Beecher's New York store: not a Seattle clone

Eating on the Edge: Seattle's Kurt Beecher Dammeier has taken a personal hand in opening the new store in the Big Apple. But its offerings are much broader than in the familiar Pike Place Market.

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The cafe at Beecher's New York.

Eating on the Edge: Seattle's Kurt Beecher Dammeier has taken a personal hand in opening the new store in the Big Apple. But its offerings are much broader than in the familiar Pike Place Market.

Broadway, the longest street in Manhattan, has almost everything a person could possibly want to buy, eat, drink, wear, or watch, although until now, it has never had a cheese-making plant as far as I know.

A man from Seattle, Kurt Beecher Dammeier, saw to that last month when he opened the second Beecher’s cheese store in, of all places, New York City. For some time he had contemplated growing the production capacity of his store in the Pike Place Market, where he opened the first Beecher’s in 2003 at Pine Street and Pike Place.

Expanding into the industrial blocks south of downtown Seattle would have made sense, as would a move to the outer suburbs like Duvall, where the Seattle plant gets its raw milk. But what Dammeier had in mind was less practical and more romantic and aspirational.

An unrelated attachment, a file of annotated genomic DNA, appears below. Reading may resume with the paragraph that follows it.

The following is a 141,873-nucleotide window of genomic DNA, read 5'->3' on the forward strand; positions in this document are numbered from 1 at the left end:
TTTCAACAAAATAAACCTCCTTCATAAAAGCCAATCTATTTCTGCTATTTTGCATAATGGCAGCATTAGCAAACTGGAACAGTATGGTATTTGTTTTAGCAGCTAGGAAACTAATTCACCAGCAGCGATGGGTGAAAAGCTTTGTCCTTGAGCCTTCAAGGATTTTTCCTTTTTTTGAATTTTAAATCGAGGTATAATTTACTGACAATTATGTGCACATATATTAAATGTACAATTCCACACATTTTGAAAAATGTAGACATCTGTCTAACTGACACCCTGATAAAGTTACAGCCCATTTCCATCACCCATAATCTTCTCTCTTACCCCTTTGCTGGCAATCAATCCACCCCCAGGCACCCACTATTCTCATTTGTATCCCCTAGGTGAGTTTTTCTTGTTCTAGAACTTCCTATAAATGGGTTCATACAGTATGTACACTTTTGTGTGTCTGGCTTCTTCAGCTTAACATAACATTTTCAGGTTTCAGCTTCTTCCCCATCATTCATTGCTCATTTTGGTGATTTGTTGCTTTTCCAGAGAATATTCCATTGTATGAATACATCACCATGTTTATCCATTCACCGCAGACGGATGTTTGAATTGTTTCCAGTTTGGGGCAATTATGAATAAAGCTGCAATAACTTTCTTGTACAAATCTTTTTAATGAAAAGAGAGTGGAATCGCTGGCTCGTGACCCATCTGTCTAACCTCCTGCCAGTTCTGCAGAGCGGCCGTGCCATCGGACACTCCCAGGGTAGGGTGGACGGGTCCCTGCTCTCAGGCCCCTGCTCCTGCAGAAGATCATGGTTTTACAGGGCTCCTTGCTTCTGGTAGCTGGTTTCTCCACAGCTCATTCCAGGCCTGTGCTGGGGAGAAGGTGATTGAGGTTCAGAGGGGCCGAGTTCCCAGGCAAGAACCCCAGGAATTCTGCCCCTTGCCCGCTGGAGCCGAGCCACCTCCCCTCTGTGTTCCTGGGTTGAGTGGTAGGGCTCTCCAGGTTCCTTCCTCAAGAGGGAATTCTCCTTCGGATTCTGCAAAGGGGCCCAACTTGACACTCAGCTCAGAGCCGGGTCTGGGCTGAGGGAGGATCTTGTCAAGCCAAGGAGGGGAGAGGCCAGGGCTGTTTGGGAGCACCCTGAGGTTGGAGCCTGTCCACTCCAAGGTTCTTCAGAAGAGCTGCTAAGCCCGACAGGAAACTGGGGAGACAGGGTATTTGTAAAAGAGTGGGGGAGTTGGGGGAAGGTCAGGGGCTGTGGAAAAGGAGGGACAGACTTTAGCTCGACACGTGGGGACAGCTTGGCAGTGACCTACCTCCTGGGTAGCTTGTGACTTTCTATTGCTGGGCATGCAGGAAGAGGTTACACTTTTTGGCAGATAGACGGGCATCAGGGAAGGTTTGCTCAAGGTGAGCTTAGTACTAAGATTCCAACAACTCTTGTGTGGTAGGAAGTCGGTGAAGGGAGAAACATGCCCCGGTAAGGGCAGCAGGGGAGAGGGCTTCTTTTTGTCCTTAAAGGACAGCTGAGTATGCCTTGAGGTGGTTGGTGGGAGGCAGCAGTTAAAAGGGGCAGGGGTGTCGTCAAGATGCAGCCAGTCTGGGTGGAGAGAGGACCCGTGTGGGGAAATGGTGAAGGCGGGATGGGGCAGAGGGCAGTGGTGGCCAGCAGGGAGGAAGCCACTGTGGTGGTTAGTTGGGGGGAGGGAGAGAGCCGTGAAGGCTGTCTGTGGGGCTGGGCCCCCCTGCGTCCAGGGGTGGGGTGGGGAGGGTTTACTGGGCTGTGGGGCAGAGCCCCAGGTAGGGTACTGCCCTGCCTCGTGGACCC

“We want to show people where their food comes from,” Dammeier said, explaining the broader philosophy of his cheese enterprise, which has grown considerably since 2003 and even includes a foundation devoted to the aforementioned mission. Beecher’s Seattle factory operates at capacity, 24 hours a day, producing a half-million pounds of cheese a year.

“We want to change the way people eat,” he said. “If you want to get people thinking about that, you should go where the most people are.”

And after all, “New York’s supposed to be the big apple, right?” he said this week in Beecher’s New York space, which is more than twice the size of the original. (New York first got under Dammeier’s skin in January 2008, when he visited the city to appear on a segment of the "Martha Stewart Show.")

“People are amazed at how open it is in here,” he said.

The holding tank for the milk, the piping, and the steel troughs used to make cheese are visible from in the store and the street through giant plate-glass windows, as they are in the original Beecher’s.

At noon, in the middle of the week, the operation is usually in high gear, with rivers of curd and whey flowing in the troughs, waiting to be drained and pressed, on their way to becoming cheese.